policy specifies what policy you want the receiving server to follow if DMARC fails. You can set the policy to none, quarantine, or reject.
For information about which options to use, become familiar with the concepts in Best practices for implementing DMARC in Microsoft 365.
Policy set to none
_dmarc.contoso.com 3600 IN TXT "v=DMARC1; p=none"
Policy set to quarantine
_dmarc.contoso.com 3600 IN TXT "v=DMARC1; p=quarantine"
Policy set to reject
_dmarc.contoso.com 3600 IN TXT "v=DMARC1; p=reject"
Once you've formed your record, you need to update the record at your domain registrar.
Mails may not be sent out daily.
In this example DMARC TXT record:
dmarc.microsoft.com. 3600 IN TXT "v=DMARC1; p=none; pct=100; rua=mailto:email@example.com; ruf=mailto:firstname.lastname@example.org; fo=1", you can see the rua address. This address is used to send 'aggregate feedback' for analysis, which is used to generate a report.
Visit the MISA catalog to view more third-party vendors offering DMARC reporting for Microsoft 365. See IETF.org's 'Domain-based Message Authentication, Reporting, and Conformance (DMARC)' for more information on DMARC 'rua' addresses.
Best practices for implementing DMARC in Microsoft 365
You can implement DMARC gradually without impacting the rest of your mail flow. Create and implement a roll-out plan that follows these steps. Do each of these steps first with a sub-domain, then other sub-domains, and finally with the top-level domain in your organization before moving on to the next step.
Monitor the impact of implementing DMARC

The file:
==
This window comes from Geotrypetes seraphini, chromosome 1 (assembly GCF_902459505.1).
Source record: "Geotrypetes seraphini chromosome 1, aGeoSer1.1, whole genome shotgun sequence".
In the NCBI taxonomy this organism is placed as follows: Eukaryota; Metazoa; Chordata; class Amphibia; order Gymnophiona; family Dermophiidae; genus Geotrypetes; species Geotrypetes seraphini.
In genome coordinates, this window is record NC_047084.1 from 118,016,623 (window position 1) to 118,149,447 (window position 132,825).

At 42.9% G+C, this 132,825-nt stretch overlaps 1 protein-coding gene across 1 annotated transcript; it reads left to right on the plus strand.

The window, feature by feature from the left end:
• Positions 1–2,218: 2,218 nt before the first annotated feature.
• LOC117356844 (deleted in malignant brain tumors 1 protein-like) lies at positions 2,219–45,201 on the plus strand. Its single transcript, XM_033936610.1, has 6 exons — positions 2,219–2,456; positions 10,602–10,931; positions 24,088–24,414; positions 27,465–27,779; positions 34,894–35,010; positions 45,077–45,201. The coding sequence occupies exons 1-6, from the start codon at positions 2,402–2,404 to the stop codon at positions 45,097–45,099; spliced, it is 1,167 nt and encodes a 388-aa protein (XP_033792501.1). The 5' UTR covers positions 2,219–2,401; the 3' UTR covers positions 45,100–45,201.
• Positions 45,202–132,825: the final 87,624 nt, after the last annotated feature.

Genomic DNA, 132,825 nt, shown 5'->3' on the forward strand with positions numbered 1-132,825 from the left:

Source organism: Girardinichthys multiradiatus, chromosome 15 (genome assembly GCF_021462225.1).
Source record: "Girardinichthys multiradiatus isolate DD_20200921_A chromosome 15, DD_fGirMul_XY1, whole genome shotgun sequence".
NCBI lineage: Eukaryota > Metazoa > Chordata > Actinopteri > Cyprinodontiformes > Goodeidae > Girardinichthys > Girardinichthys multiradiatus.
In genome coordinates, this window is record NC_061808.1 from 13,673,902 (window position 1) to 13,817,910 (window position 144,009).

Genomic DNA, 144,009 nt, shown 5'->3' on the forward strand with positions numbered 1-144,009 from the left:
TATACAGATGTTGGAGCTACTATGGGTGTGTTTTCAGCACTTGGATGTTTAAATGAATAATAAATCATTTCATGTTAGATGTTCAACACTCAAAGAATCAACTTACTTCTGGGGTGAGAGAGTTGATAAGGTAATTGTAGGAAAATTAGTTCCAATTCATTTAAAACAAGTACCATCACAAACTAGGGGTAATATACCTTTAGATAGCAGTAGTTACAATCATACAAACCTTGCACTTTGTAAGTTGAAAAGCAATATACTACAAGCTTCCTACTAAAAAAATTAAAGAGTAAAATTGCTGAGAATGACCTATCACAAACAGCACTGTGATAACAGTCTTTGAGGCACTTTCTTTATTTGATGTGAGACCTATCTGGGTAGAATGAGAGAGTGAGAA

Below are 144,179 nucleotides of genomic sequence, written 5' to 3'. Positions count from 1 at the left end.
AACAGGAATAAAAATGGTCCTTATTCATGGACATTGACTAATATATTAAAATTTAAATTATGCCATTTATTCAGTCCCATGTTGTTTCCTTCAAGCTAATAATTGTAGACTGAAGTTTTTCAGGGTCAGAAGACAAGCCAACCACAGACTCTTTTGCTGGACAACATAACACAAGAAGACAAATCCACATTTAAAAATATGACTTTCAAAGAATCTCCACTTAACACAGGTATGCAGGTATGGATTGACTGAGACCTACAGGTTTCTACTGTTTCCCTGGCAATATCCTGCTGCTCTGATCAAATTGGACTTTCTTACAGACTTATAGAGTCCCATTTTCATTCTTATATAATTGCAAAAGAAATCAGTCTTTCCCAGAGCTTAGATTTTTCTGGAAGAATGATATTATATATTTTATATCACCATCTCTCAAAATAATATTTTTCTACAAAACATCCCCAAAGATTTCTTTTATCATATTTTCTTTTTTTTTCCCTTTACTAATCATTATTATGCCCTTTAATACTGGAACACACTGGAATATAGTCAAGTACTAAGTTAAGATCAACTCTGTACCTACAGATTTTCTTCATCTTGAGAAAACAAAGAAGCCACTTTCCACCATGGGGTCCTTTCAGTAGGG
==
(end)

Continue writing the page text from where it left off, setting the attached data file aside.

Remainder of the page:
Start with a simple monitoring-mode record for a sub-domain or domain that requests that DMARC receivers send you statistics about messages that they see using that domain. A monitoring-mode record is a DMARC TXT record that has its policy set to none (p=none). Many companies publish a DMARC TXT record with p=none because they're unsure about how much email they may lose by publishing a more restrictive DMARC policy.
You can do this even before you've implemented SPF or DKIM in your messaging infrastructure. However, you won't be able to effectively quarantine or reject mail by using DMARC until you also implement SPF and DKIM. As you introduce SPF and DKIM, the reports generated through DMARC will give the numbers and sources of messages that pass these checks, versus those that don't. You can easily see how much of your legitimate traffic is or isn't covered by them, and troubleshoot any problems. You'll also begin to see how many fraudulent messages are being sent, and where they're sent from.